Wednesday, September 2, 2009
Some of you (at least I think there's some of you, or mom, is it all you?) leave me comments and ask how I know so many stories/ know so much about my family. Well, for starters, I have an Irish grandfather and a grandmother who grew up Southern. Nobody likes to tell tales more than a liquored up Irishman--unless it's a Southern Belle.
Their stories got passed on to my mama, who then passed them on to me. Some of the stories got passed on while we were in the kitchen together. From an early age, I loved hanging out with my mother in the kitchen. My sister stayed FAR away from that place, but for me, the kitchen was the heart of the house.
We spent a lot of hours rolling dough, patting out hamburgers, glazing cookies with sweet icing. Especially in long North Dakota winters. Many of mama's recipes came from people she'd known and loved, and inevitably, there'd be some kind of story lurking in the background. I thought that was the coolest thing ever--that something as mundane as a slip of paper had a person, a time, a moment behind it.
But really, I learned most of my stories on The Walk.
The Walk wasn't something we were looking for, and at first, it was an awful reminder.
When I was in the third grade, my sister and I walked the four blocks home from school, boots thunking through February snow, bickering and hurling insults. We fumbled at the doorknob with mittened fingers, entered the foyer and...
My father was sitting at his desk.
This was weird. Dad usually travelled during the week. And if he didn't, he was at the office and (being the good German that he was) never came home until 6 o'clock sharp. Thursday+3pm+Dad=weird.
Plus, I didn't smell anything yummy in the air. Where was the smell of buttered popcorn, or oatmeal cookies, or yeast rolls with jam? Where was my after school snack, always waiting for me at 3pm sharp, because mama knew I was starving after school?
My sister and I cut eyes at one another, animosity forgotten, now comrades in a strange and quiet room. And then something happened that terrified me. My sister, still gawking at my father, reached out and took my hand.
Mama didn't die, but she was supposed to. She came close. When she returned to us, weeks and weeks later, she only had one lung. And as fate would have it, the one she got to keep was the one scarred from bronchitis, so it was kind of a bum deal.
She wheezed a lot, fought for breath. Doctors told her that she needed to strengthen that lung, make it so mighty that it could do the job of two. But face it, she was a frail bird. She certainly wasn't going to slap on a pair of leggings and Jane Fonda it to aerobics class.
So the doctors told her to walk. A lot. Start small, they said, until you start to feel better, but walk, and do it now.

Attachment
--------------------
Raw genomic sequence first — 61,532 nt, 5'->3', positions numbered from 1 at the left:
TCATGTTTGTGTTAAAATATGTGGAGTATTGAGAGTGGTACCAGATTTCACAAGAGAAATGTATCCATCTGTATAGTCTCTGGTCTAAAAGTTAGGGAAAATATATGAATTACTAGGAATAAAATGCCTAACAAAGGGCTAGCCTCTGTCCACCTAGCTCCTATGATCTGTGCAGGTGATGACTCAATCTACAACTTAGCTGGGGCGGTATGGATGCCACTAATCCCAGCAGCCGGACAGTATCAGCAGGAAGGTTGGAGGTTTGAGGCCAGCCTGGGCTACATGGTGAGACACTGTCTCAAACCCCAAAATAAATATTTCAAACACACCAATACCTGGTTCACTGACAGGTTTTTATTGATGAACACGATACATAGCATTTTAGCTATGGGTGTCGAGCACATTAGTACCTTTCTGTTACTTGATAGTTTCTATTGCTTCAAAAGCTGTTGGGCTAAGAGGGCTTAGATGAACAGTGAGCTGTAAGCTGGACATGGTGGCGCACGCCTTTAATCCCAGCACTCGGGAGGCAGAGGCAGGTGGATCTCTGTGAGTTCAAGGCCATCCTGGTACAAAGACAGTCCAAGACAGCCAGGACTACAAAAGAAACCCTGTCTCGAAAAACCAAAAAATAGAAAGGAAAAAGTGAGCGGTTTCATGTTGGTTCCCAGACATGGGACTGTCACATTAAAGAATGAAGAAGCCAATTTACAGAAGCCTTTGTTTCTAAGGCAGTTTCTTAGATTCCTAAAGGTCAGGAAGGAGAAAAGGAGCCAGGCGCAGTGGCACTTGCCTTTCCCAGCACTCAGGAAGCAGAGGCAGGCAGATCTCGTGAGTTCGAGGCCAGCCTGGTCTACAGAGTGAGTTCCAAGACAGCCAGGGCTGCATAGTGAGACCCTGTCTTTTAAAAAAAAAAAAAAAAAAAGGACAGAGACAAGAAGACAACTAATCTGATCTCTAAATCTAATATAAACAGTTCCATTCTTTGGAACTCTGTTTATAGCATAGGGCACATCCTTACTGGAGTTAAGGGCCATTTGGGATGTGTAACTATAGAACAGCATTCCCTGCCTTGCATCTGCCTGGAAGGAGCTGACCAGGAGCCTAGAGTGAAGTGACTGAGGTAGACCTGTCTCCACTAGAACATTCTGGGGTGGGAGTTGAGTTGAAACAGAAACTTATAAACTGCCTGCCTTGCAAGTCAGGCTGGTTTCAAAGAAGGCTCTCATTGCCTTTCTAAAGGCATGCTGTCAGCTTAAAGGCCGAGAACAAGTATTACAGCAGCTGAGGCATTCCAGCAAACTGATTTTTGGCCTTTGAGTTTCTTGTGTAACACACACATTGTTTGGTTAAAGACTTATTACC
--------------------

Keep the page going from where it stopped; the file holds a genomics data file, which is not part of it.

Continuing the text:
Mama wanted rather badly to live, so she did. At first, she would just meet me outside school and we'd walk home together.
By summertime, she could walk up the steep hill to the neighborhood swimming pool, scan the sea of small faces until she saw mine. She'd holler my name, smile broadly, wave. And I'd wave back, whole body rocking, so happy to see her there. And then she'd leave me to my playmates and my cool water, journeying back home alone.
By fall, she was zipping up her windbreaker, telling us that she'd be back in 45 minutes.
And so it went, The Walk, every day, for several years. The bum lung got strong. She felt good. Her legs had muscles they'd never had before. And then she got a blood test back with a totally fucked white blood cell count.
And she dealt with it. And she kept walking. In fact, she decided to walk more. She worked up to 90 minutes, which was an awfully long time to spend alone. So she suggested I join her.
I'd just hit 6th grade, was gawky and miserable, had 1 friend to my name (thank you, Julie Nicodemus, don't think I've forgotten) so I agreed. Hey, it was something to do.
You can cover a lot of ground in 90 minutes. And we did. Five miles and lots of stories. We took The Walk together every day that we could. Even in 100 degree heat. Even at -10 in January, which we learned was a bad idea, because mama got frostbite on the tip of her nose.
We walked together for 7-plus years. That's a lot of stories, tears, confessions, changes, challenges.
The neighbors began calling us The Walkers. When people see someone hoofing it around the neighborhood every day for years, they start to think they know you, so mama and I would get accosted in grocery stores and post offices.
"Have you walked enough miles to reach San Diego yet?"
"You two are so inspiring! I've watched you for years, and now I'm starting to walk, too."
"Crap, would you give me some of your motivation?"
"I'm embarrassed to say it, but my husband looks forward to seeing you two girls walk by every day. He's a pig, but he means no harm."
"You two are so lucky to have each other."
And we were. We are.
I read this wonderful post the other day, by a writer and human being I highly admire. It reminded me of the power of The Walk. You sure as heck don't have to go five miles, and you certainly don't need to make it a daily ritual, but do it. Lace up your shoes, grab someone you love, and let the landscape and air and the rhythmic sound of your heels on hard ground take you away.
Posted by TKW at 2:55 PM